Lacking a large studio, Halsman took the company’s prima ballerina, Tamara Toumanova, and another dancer dressed as a giant white rooster, to a nearby rooftop. When Halsman photographed bird and ballerina against the soaring towers of Rockefeller Center, he produced a photograph that evoked one of Dali’s own sharply-focused, surreal works of art. The photo became LIFE’s “Picture of the Week,” the artists became inspired friends, and their creative rapport would last for the next 37 years.
Several weeks later they collaborated again; this time they produced a collaged photograph of Dalí lying naked in the embryo pose within an enlarged photo of an egg. The image, entitled “Pre-Natal Memory,” was published the following year in Dalí’s autobiography, “The Secret Life of Salvador Dalí.”
The 1948 work “Dalí Atomicus” explores the idea of suspension, depicting three cats flying, a bucket of thrown water, and Dalí in mid air. The title of the photograph is a reference to Dalí’s work “Leda Atomica” which can be seen in the right of the photograph behind the two cats. Halsman reported that it took 28 attempts before a satisfactory result was achieved. Halsman and Dalí eventually released a compendium of their collaborations in the 1954 book “Dalí’s Mustache”, which features 36 different views of the artist’s distinctive mustache.
To make “In Voluptas Mors”, Halsman took three hours to arrange the seven models according to a sketch by Dalí. Hours of direction, contortion and prodding seems to have eliminated any eroticism. In the behind-the-scene photos below, the models look exhausted and bored. The title, “In Voluptas Mors”, roughly translates to “the voluptuous death”. In Roman mythology, Voluptas was the goddess of pleasure.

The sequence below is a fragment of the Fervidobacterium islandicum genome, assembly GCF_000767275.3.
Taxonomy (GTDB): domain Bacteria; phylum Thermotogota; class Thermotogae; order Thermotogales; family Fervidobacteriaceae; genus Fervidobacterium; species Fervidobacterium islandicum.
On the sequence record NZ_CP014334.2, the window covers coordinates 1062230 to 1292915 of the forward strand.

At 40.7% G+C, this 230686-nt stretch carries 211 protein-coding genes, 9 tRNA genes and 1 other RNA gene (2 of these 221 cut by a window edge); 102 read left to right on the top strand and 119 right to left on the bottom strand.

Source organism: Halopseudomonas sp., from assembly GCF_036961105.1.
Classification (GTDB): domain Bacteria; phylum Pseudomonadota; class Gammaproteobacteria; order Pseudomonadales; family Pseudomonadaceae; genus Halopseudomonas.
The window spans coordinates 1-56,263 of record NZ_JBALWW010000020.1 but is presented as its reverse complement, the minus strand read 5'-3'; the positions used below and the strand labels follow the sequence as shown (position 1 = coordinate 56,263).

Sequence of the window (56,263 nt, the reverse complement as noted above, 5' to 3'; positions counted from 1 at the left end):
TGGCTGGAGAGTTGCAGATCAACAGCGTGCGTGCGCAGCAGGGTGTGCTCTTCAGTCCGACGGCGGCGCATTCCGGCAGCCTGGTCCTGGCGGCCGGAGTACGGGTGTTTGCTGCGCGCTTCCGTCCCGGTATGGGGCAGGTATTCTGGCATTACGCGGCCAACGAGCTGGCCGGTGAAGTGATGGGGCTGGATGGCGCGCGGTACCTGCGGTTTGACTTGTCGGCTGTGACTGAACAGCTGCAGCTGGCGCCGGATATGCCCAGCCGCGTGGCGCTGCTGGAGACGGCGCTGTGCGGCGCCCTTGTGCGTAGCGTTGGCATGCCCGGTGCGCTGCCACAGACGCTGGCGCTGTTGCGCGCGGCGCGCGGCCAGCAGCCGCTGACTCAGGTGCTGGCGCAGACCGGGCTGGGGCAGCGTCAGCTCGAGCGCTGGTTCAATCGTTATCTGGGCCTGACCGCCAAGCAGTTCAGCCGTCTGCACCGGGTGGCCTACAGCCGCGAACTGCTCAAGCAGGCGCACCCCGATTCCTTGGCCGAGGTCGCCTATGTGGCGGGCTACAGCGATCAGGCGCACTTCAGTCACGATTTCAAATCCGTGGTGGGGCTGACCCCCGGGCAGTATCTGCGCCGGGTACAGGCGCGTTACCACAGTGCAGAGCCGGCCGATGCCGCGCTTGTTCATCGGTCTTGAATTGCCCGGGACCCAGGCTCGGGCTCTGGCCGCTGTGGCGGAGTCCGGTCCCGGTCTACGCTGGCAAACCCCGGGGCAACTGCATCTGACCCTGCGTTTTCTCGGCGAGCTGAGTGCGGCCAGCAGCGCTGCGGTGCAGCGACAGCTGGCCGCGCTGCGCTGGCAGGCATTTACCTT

In the decades ahead, Halsman and Dalí would “play” together at least once a year — “an elating game”, Halsman wrote in 1972, “creating images that did not exist, except in our imaginations. Whenever I needed a striking protagonist for one of my wild ideas, Dalí would graciously oblige. Whenever Dali thought of a photograph so strange that it seemed impossible to produce, I tried to find a solution.”
Usually they conspired in Halsman’s large, strobe-equipped studio at 33 West 67th Street, around the corner from St. Nicholas Arena in Manhattan. Other “sittings” took place at Dalí’s home in Cadaques, Los Angeles, and at the St. Regis Hotel, where Dali invariably stayed when he was in New York. The death of Philippe Halsman on June 25, 1979, in New York, put and end to this intense, prolific, 37-year collaboration unique in the history of 20th Century art. Dalí died on January 23, 1989, at 84, in Catalonia, Spain.
And to finish, an additional information: the moth depicted in “The Silence of the Lambs” is real. The death’s-head hawkmoth is a real moth found primarily in Europe, and it appears to have a human skull on its back.